Julia Tavlas

Last Friday, the unemployment rate crept up to 7.9 percent.

Ironically, this news came a day after members of the Council on Jobs and Competitiveness received their pink slips. On Thursday, the council’s charter expired and the committee was disbanded. In January 2011, when unemployment had surpassed 9 percent, President Obama appointed business leaders to the council, which was founded to help create jobs. According to the Council’s website, its mission was to:

Develop realistic, achievable ideas that business and government can put into practice starting now. The best ideas for investing in America, getting our economy back on track and creating jobs.

When Jeffrey Immelt, CEO of General Electric, was appointed to chair the Council, he acknowledged job creation and economic growth would be a slow and arduous process. He stated,

There’s no easy button to push to make the economy better, but every day we see more signs of life.

Signs of life? Break out the toe tags; the economy is as dead as the council. In its two year existence, the council had met only four times, and its last meeting was more than a year ago. Meanwhile, tens of millions of Americans remain under- or unemployed.

As if the unemployment numbers weren’t bad enough, during the same week the council was taken off life support, the administration announced the U.S. economy had shrunk at an annual rate of 0.1 percent during the October-December quarte — the first contraction in three years. According to a  statement from the Bureau of Economic Analysis:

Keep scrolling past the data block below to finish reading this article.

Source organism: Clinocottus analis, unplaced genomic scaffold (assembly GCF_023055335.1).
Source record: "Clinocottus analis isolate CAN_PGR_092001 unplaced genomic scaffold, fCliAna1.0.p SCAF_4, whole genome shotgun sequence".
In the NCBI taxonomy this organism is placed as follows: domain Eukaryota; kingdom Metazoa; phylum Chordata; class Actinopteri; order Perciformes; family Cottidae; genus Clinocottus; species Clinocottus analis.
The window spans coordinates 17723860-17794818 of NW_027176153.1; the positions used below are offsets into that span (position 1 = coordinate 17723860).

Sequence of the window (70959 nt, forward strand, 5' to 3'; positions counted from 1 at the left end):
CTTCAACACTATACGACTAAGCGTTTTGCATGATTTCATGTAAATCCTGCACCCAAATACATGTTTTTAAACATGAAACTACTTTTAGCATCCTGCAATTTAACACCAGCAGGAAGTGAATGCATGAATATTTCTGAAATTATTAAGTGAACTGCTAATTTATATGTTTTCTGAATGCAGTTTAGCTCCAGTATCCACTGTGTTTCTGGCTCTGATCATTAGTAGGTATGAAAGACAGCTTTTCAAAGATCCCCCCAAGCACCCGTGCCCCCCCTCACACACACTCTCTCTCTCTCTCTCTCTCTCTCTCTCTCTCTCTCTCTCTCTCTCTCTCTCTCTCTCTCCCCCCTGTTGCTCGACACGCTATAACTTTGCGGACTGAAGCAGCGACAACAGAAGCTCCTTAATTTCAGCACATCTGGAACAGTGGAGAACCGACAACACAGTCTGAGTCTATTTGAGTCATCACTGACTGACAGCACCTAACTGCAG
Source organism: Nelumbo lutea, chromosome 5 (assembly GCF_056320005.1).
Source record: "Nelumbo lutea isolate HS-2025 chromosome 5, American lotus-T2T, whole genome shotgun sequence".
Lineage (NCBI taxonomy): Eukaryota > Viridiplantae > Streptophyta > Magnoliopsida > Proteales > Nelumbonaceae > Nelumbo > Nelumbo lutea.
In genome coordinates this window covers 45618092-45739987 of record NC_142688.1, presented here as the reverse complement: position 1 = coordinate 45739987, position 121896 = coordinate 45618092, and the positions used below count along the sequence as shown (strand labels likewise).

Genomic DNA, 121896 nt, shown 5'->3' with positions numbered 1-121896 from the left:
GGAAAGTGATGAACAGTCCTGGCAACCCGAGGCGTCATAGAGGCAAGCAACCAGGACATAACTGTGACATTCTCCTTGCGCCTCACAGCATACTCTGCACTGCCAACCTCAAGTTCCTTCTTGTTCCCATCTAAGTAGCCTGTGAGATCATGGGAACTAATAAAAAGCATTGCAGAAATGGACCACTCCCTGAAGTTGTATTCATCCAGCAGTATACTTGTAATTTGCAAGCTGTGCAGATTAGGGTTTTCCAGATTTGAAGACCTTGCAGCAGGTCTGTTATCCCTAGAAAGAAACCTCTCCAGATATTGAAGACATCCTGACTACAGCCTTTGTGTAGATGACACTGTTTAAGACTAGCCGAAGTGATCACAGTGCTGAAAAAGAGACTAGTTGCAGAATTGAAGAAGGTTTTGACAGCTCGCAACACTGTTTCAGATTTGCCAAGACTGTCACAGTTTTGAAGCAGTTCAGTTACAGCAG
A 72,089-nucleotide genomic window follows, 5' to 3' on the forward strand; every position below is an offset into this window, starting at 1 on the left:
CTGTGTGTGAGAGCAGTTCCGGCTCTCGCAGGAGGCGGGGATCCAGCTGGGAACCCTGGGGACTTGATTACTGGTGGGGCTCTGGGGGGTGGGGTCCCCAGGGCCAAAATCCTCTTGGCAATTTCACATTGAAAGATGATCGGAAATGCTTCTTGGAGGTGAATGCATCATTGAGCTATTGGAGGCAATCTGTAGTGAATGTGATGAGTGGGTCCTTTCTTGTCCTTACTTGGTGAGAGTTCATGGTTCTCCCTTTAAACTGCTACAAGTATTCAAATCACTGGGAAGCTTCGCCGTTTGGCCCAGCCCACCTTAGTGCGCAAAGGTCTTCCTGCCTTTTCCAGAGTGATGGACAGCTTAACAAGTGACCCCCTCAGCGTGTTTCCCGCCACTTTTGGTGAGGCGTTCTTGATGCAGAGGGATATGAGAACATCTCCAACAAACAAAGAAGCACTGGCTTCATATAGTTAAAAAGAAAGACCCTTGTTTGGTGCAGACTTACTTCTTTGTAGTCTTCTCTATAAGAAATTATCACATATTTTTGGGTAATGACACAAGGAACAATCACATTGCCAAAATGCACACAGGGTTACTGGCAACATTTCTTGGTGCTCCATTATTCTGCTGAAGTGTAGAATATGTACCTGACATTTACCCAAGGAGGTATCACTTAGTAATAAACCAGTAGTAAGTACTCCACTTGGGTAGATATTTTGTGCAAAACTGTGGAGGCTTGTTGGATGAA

Real gross domestic product — the output of goods and services produced by labor and property located in the United States — decreased at an annual rate of 0.1 percent in the fourth quarter of 2012 (that is, from the third quarter to the fourth quarter).

The bright side is the council will not be missed. After all, it never did much anyway.

Controversial anti-union laws continue to thrust the typically camera-shy Midwest into the national spotlight.

On January 17, a federal judge shot down a union-driven lawsuit aimed at overturning Indiana’s “right-to-work” law, passed last February. Local 150 of the International Union of Operating Engineers spokesperson Ed Maher attacked the constitutionality of the law by arguing that free riders benefit from unions that “are legally obligated to provide services including contract negotiation, grievance representation, and legal assistance.” Unions claim that this is forced labor without compensation.

Judge Philip Simon of the U.S. District Court, however, didn’t buy it, explaining in his ruling:

None of the legal challenges launched by the union here to attack Indiana’s new Right to Work law can succeed. The electorate can ultimately decide whether [lawmakers'] judgments are sound, wise, and constitute good governance and can express their opinions at the polls and by other means. But those are questions beyond the reach of the federal court.

Many lawmakers in Indiana, historically a union-friendly state, are ecstatic that the right-to-work law has been upheld. Indiana House Speaker Brian Bosma (R-Indianapolis) exclaimed, “It’s good for Hoosier workers, it’s good for those who are seeking to be workers and it is good for the state’s economy.” 

(In a case of judicial serendipity, the same week that Indiana’s right-to-work law emerged unscathed from its legal battle, the Seventh Circuit Court of Appeals upheld the 2011 Wisconsin Budget Repair Bill, which had curbed collective bargaining for many Badger State public employees.)

So for the time being, Indiana will avoid becoming California. Unfortunately, California is still California.